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by Rose Madeline Mula

I was thirty years old when I took my first trip to Europe, and I did so with reluctance and misgivings.

I had never had any desire whatsoever to roam. I’m not sure why. Fear wasn’t stopping me. The word “terrorist” wasn’t yet part of the travel vocabulary in that innocent age, and the thought of flying intrigued rather than intimidated me. But it didn’t tempt me enough to want to leave the familiar, comfortable confines of home, so I kept turning down invitations to join friends with wanderlust — until I had a run-in with an impossible boss who drove me up the wall with unreasonable demands.

As his overworked and underpaid secretary, I never took coffee or lunch breaks, and I always toiled way past the closing bell (yes, I actually toiled and, yes, we actually had a bell), as well as on several weekends and holidays — all without extra compensation. I even typed his wife’s weekly nursery school association newsletters on my lunch hours. One day, goaded by his command to draw a school bus on one of said newsletters (despite my protests that I had no artistic ability), I perversely told him I’d like to take an extra two weeks’ vacation, without pay, that year to travel to Europe with my friend Sally who had been begging me to accompany her. My request was not unusual. Many others in the company, which had several overseas divisions, did this regularly. His immediate response (which I, of course, had anticipated) was, “Absolutely not. I can’t spare you.” “I understand,” I nodded, and then went directly to my cubicle and dialed Sally. “Make the reservations,” I said.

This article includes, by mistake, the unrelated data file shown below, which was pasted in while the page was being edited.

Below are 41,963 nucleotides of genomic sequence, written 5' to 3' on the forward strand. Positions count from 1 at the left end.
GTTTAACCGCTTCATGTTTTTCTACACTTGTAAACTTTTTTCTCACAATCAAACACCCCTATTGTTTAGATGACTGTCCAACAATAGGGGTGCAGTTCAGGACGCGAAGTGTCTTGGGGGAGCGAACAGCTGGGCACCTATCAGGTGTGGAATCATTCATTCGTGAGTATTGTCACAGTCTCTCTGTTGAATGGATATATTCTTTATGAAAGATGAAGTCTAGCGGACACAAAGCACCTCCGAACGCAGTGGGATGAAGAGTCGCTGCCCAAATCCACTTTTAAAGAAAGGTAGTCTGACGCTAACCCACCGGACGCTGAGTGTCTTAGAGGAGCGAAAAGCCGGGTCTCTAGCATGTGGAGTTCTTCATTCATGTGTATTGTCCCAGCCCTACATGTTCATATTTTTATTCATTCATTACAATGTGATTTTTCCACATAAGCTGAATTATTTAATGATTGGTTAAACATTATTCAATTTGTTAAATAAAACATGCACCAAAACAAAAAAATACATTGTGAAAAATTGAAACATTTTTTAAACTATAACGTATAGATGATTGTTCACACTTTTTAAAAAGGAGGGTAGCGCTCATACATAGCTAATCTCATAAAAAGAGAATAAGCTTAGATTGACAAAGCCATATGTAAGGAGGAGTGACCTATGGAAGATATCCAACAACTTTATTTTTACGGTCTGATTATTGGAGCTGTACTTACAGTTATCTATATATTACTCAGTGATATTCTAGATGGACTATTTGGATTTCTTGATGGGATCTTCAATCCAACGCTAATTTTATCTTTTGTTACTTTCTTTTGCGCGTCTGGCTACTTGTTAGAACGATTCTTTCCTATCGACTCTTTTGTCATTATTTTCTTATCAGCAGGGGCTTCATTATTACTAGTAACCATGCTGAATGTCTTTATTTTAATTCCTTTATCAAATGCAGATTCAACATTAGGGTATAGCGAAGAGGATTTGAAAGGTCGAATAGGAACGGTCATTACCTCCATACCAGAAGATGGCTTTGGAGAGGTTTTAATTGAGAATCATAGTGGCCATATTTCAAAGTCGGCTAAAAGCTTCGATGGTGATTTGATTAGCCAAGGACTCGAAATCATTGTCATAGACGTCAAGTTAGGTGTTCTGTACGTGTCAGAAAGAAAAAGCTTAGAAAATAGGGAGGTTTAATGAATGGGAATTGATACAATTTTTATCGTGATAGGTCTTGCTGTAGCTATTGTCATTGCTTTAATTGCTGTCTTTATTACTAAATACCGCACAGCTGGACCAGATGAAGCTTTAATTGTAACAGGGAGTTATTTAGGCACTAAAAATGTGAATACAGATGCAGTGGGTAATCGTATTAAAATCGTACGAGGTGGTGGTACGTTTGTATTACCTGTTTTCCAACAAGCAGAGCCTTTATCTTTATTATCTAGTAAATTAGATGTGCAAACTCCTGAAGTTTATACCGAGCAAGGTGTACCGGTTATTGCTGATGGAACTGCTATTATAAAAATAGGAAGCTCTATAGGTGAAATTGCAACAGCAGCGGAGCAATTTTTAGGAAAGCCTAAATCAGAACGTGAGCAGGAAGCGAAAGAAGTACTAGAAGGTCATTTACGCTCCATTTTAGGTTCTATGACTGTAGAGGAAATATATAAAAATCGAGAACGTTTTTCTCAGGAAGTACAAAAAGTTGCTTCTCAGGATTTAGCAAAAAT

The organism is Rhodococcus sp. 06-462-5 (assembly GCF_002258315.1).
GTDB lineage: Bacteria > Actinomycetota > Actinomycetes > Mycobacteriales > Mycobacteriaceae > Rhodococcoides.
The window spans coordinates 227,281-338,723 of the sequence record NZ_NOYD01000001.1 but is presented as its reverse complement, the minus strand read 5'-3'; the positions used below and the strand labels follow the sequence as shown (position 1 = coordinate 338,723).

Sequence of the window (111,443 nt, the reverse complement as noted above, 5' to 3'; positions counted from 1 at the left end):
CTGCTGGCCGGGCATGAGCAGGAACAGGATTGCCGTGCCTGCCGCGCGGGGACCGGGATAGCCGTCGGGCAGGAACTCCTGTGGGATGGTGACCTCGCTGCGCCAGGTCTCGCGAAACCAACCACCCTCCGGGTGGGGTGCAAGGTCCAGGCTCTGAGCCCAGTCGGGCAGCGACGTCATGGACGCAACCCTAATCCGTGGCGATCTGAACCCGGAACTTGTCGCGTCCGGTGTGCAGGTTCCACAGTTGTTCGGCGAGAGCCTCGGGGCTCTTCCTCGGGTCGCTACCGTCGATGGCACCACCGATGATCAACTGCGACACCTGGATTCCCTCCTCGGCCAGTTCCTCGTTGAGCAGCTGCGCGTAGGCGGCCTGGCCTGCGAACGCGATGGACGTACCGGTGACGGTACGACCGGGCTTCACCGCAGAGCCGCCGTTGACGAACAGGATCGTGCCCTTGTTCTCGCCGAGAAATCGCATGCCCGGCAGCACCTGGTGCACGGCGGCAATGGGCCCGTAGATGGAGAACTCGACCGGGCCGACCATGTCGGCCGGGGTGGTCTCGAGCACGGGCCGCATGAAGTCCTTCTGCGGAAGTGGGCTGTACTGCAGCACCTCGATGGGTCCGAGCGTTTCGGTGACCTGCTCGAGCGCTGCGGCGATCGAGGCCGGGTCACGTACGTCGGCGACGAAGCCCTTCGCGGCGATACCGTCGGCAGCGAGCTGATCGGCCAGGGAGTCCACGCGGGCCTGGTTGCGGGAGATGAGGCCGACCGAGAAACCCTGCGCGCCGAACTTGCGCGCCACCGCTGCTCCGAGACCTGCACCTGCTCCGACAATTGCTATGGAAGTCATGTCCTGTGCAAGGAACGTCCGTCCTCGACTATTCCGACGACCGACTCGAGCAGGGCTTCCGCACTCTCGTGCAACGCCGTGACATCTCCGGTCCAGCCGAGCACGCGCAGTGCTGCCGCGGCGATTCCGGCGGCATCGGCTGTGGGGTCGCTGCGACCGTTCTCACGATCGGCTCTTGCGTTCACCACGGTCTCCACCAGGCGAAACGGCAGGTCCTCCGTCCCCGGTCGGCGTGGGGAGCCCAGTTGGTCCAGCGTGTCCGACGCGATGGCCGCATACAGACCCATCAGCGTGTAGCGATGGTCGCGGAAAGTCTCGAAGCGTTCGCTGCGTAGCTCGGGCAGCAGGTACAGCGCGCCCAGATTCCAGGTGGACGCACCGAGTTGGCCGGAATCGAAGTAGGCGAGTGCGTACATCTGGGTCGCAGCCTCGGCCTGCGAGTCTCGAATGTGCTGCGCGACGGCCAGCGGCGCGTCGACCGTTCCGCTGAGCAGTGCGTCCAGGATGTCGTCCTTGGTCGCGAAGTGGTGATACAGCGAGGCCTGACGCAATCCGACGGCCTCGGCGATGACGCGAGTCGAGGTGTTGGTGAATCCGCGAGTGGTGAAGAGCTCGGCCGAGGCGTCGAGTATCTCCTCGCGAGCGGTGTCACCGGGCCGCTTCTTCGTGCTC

Thus began my long love affair with travel. I owe that boss big time. I forced myself to take my first trip to spite him, but I ended up loving every minute of it and making up for lost time since then by trekking to far-off lands whenever I had the chance.

It’s incredible how travel has changed since my first trip. Interminable, noisy, propeller- powered flights have been replaced by swift, quiet jets — with movies and music to make the time seem even shorter. Light-weight suitcases (with wheels!) have made our rigid, hefty luggage obsolete. Comfortable clothing has superseded the dresses, high-heels, nylon stockings — and girdles — which were de rigueur back then (at least for females). In one way, I miss the former formality that lent a touch of glamour to travel. However, I do not miss being pained, pinched and constricted from head to toe — not only during a transatlantic flight, but also after arrival while seeing the sights.

And I’m deliriously happy that those comfortable clothes are also carefree, thanks to fabric blends which resist creasing, even when crushed into a suitcase, and that dry wrinkle-free a couple of hours after being dunked in a bathroom sink. No more need to tote cumbersome electric current converters for those small, but heavy, travel irons we lugged and had to spend precious minutes using before we were able to go out and see the wonders of Paris … the grandeur of Rome … the cute surfer dudes on Waikiki…